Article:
"The King's Speech II: Roosevelt's Last Stand" would be an awesome title for this film, were it not for the fact that, well, this film isn't quite of the "King's Speech" quality that it wishes it was of, or the fact that this film is clearly portraying the beginning of WWII, seeing as how, as with the prelude to every war, hardly anything is happening. No, folks, this film isn't that bad do-little, but I can see why they portrayed the relationship between FDR and Margaret Suckley relationship as sexual, because although such a portrayal is historically dubious, come on, it's FDR having an affair, and with yet another distant cousin, so don't tell me you're not at least a little bit interested. I'm the last guy to show sympathy for Bill Clinton (You know, Hilary Clinton's husband), but evidently presidential affairs have been going on from generation after generation, so you know you've got to have some serious bad luck if they actually catch you. I don't know, maybe Laura Linney suggested that she play FDR's cute, relatively young little thing on the side because she's still not old enough to Eleanor Roosevelt and just couldn't wait to continue her mission to play a "romantic" link to most every US president. Seriously, she was Abigail Adams in "John Adams", probably did "The Truman Show" because she was expecting to be portraying the wife of Harry Truman, and now she's playing FDR's mistress/friend/distant cousin. I don't know what was up with people and hooking up with their cousins back in the day, but hey, at least Eleanor Roosevelt and Margaret Suckley were just distant from FDR, though not quite as distant as your attention will be when watching this film. No, no, no, people, I'm only kidding, this film is adequately enjoyable, but the fact of the matter is that not even presidential affairs, even by those who can't even walk and are hooking up with distant relatives, can obscure the flaws that leave the final product to stutter about as much as King George VI in its momentum.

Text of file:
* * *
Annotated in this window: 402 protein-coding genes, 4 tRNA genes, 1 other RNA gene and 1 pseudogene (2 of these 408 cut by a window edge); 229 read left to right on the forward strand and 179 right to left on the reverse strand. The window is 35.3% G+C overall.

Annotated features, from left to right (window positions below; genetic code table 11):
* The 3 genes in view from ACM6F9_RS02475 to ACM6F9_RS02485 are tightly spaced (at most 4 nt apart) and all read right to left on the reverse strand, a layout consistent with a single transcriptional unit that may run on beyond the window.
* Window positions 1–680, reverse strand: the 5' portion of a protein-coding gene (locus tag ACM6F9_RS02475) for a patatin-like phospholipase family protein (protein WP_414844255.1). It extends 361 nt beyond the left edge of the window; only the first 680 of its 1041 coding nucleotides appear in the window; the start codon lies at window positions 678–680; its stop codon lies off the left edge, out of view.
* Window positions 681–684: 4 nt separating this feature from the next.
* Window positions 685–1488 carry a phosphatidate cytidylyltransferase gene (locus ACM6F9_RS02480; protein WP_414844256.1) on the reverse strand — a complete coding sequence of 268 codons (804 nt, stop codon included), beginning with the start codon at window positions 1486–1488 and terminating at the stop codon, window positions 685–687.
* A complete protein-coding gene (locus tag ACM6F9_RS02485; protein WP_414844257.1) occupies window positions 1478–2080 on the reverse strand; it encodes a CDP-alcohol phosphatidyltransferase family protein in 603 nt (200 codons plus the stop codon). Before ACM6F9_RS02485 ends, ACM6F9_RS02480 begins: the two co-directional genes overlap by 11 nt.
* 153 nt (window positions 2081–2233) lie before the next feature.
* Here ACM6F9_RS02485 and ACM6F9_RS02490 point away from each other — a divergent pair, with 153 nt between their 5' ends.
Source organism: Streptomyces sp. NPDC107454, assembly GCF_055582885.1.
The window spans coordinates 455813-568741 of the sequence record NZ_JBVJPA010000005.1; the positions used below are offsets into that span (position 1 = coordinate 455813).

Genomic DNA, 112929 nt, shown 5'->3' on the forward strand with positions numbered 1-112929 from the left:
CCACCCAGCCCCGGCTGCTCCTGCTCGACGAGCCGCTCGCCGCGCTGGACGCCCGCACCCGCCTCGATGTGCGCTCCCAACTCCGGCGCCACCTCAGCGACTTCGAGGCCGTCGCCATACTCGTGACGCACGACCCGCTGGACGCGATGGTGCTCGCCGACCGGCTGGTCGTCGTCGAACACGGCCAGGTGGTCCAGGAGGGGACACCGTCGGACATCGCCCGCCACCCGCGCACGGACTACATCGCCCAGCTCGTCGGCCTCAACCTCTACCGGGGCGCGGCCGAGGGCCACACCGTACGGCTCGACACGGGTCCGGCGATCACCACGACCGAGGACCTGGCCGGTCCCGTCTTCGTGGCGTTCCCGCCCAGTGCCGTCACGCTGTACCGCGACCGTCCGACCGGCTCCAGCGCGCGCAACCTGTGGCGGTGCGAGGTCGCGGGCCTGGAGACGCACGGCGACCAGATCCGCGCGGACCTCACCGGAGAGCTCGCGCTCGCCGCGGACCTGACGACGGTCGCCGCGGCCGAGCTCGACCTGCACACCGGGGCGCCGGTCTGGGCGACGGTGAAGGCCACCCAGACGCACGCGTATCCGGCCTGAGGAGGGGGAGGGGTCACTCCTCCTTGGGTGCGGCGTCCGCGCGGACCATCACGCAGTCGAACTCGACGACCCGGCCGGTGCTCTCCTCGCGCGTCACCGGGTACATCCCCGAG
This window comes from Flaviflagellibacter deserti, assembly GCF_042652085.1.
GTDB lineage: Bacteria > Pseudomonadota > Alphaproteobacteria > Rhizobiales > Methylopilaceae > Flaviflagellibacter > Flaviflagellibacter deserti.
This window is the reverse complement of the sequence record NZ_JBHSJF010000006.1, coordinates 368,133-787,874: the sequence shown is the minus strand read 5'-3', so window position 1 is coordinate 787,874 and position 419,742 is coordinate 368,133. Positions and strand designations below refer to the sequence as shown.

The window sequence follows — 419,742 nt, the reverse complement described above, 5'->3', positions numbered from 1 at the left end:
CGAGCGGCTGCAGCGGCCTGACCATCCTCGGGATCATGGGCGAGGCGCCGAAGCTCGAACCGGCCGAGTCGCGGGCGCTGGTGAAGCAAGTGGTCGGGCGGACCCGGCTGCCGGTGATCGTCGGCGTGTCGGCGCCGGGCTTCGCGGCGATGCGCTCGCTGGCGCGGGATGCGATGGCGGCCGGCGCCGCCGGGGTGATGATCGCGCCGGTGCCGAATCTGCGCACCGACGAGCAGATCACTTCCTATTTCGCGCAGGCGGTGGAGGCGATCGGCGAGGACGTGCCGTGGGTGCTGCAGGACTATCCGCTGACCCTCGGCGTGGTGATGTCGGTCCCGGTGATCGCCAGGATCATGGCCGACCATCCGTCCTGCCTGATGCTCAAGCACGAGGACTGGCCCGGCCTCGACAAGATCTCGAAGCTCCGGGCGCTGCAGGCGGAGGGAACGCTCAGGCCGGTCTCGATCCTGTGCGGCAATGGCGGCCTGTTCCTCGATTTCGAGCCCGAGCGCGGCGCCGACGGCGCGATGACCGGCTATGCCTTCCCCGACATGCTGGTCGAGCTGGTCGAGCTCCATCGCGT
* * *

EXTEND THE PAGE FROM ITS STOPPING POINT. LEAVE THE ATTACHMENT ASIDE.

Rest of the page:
I joke about how there's not much intrigue to this pre-US-enters-WWII study on the life of F.D. Roosevelt, but the fact of the matter is that this film's plot is relatively thin, so not a whole lot of flesh-out should be expected out of this film, though perhaps the final product goes a touch too far with its active underdevelopment, glossing along over the exposition behind people we very much know and recognize, but can't entirely grip as characters in this undercooked opus, thanks largely to exposition issues. The film does only so much to thoroughly absorb the depth of its characterization, as sure as it does only so much to absorb atmospheric genuinness that would have helped in doing away with the degree of sappiness that hangs over certain aspects in this film, thus sparking a sort of TV film-grade superficiality that isn't so overwhelming that you feel like you're watching some kind of Lifetime movie-of-the-week bull, but further thins out a story that is light in concept and all-out too light for its own good in execution. At the very least, this film's TV film sensibilities and superficiality give you the opportunity to meditate on just how generic this film is, because although this film is too aimless to be predictable, too many familiar aspects go flaunted as supplements to the blandness that haunts this film all but throughout its course, and most supplemented by, of all things, this film's being a bit too long. At 95 minutes, this film is certainly a brief affair on a general standard, especially when you take into consideration that plotting is, as I said, superficial, expending more material - particularly those of an expository nature - than it should, yet for every moment that is relatively tight and every moment that is too tight for its own good, there is a series of moments that outstay their welcome, going bloated by excess material, and especially by repetition. The film drags its feet, and cannot afford to do that, considering how short it is, treading an overdrawn path whose length goes emphasized by plotting dragging's being accompanied by dryness in atmosphere that isn't so cold that the final product is rendered thoroughly boring, but bland enough to all but render the film paceless, and even provide more than a few occasions that are genuinely kind of dull. Roger Michell's storytelling blandly drags along about as Richard Nelson's script bloats a story concept that is not simply superficial, but all-out inconsequential, thus aimlessness ensues and leaves the final product to meander as underwhelming. Still, as lacking as this film is in both conflict, depth and tightness, a product this flawed can be saved if it delivers on more than enough charm to compensate for considerable shortcomings, and sure enough, while this film isn't too memorable, in the moment, it keeps you going, and not just with its charm.